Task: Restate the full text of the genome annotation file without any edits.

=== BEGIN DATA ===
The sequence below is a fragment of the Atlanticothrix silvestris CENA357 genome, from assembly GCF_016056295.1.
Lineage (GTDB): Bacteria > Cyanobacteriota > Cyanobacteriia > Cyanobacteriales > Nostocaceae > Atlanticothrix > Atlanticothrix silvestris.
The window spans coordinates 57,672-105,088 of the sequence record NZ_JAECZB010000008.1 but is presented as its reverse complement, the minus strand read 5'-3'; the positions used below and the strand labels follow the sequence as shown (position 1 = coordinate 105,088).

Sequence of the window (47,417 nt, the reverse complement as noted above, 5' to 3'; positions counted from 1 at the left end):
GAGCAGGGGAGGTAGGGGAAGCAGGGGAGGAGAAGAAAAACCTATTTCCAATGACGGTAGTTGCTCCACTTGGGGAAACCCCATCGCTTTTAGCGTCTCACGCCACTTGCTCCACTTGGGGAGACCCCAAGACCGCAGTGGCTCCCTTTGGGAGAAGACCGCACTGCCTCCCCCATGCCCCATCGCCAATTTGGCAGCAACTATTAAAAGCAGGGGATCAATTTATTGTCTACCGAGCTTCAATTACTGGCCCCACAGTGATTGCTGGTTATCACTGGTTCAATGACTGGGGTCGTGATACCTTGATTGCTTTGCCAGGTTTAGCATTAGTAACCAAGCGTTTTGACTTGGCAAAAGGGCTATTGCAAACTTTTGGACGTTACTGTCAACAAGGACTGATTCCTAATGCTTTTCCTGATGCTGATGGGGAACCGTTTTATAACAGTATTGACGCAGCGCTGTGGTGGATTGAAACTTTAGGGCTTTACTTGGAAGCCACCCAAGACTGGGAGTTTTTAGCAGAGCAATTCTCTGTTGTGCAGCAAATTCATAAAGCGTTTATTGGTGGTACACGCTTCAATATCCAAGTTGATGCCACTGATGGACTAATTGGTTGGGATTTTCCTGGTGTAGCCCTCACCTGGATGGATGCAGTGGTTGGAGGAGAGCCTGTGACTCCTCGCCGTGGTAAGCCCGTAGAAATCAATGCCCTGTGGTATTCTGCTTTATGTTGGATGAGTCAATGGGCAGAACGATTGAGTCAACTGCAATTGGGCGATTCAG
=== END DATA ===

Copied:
The sequence below is a fragment of the Atlanticothrix silvestris CENA357 genome, from assembly GCF_016056295.1.
Lineage (GTDB): Bacteria > Cyanobacteriota > Cyanobacteriia > Cyanobacteriales > Nostocaceae > Atlanticothrix > Atlanticothrix silvestris.
The window spans coordinates 57,672-105,088 of the sequence record NZ_JAECZB010000008.1 but is presented as its reverse complement, the minus strand read 5'-3'; the positions used below and the strand labels follow the sequence as shown (position 1 = coordinate 105,088).

Sequence of the window (47,417 nt, the reverse complement as noted above, 5' to 3'; positions counted from 1 at the left end):
GAGCAGGGGAGGTAGGGGAAGCAGGGGAGGAGAAGAAAAACCTATTTCCAATGACGGTAGTTGCTCCACTTGGGGAAACCCCATCGCTTTTAGCGTCTCACGCCACTTGCTCCACTTGGGGAGACCCCAAGACCGCAGTGGCTCCCTTTGGGAGAAGACCGCACTGCCTCCCCCATGCCCCATCGCCAATTTGGCAGCAACTATTAAAAGCAGGGGATCAATTTATTGTCTACCGAGCTTCAATTACTGGCCCCACAGTGATTGCTGGTTATCACTGGTTCAATGACTGGGGTCGTGATACCTTGATTGCTTTGCCAGGTTTAGCATTAGTAACCAAGCGTTTTGACTTGGCAAAAGGGCTATTGCAAACTTTTGGACGTTACTGTCAACAAGGACTGATTCCTAATGCTTTTCCTGATGCTGATGGGGAACCGTTTTATAACAGTATTGACGCAGCGCTGTGGTGGATTGAAACTTTAGGGCTTTACTTGGAAGCCACCCAAGACTGGGAGTTTTTAGCAGAGCAATTCTCTGTTGTGCAGCAAATTCATAAAGCGTTTATTGGTGGTACACGCTTCAATATCCAAGTTGATGCCACTGATGGACTAATTGGTTGGGATTTTCCTGGTGTAGCCCTCACCTGGATGGATGCAGTGGTTGGAGGAGAGCCTGTGACTCCTCGCCGTGGTAAGCCCGTAGAAATCAATGCCCTGTGGTATTCTGCTTTATGTTGGATGAGTCAATGGGCAGAACGATTGAGTCAACTGCAATTGGGCGATTCAG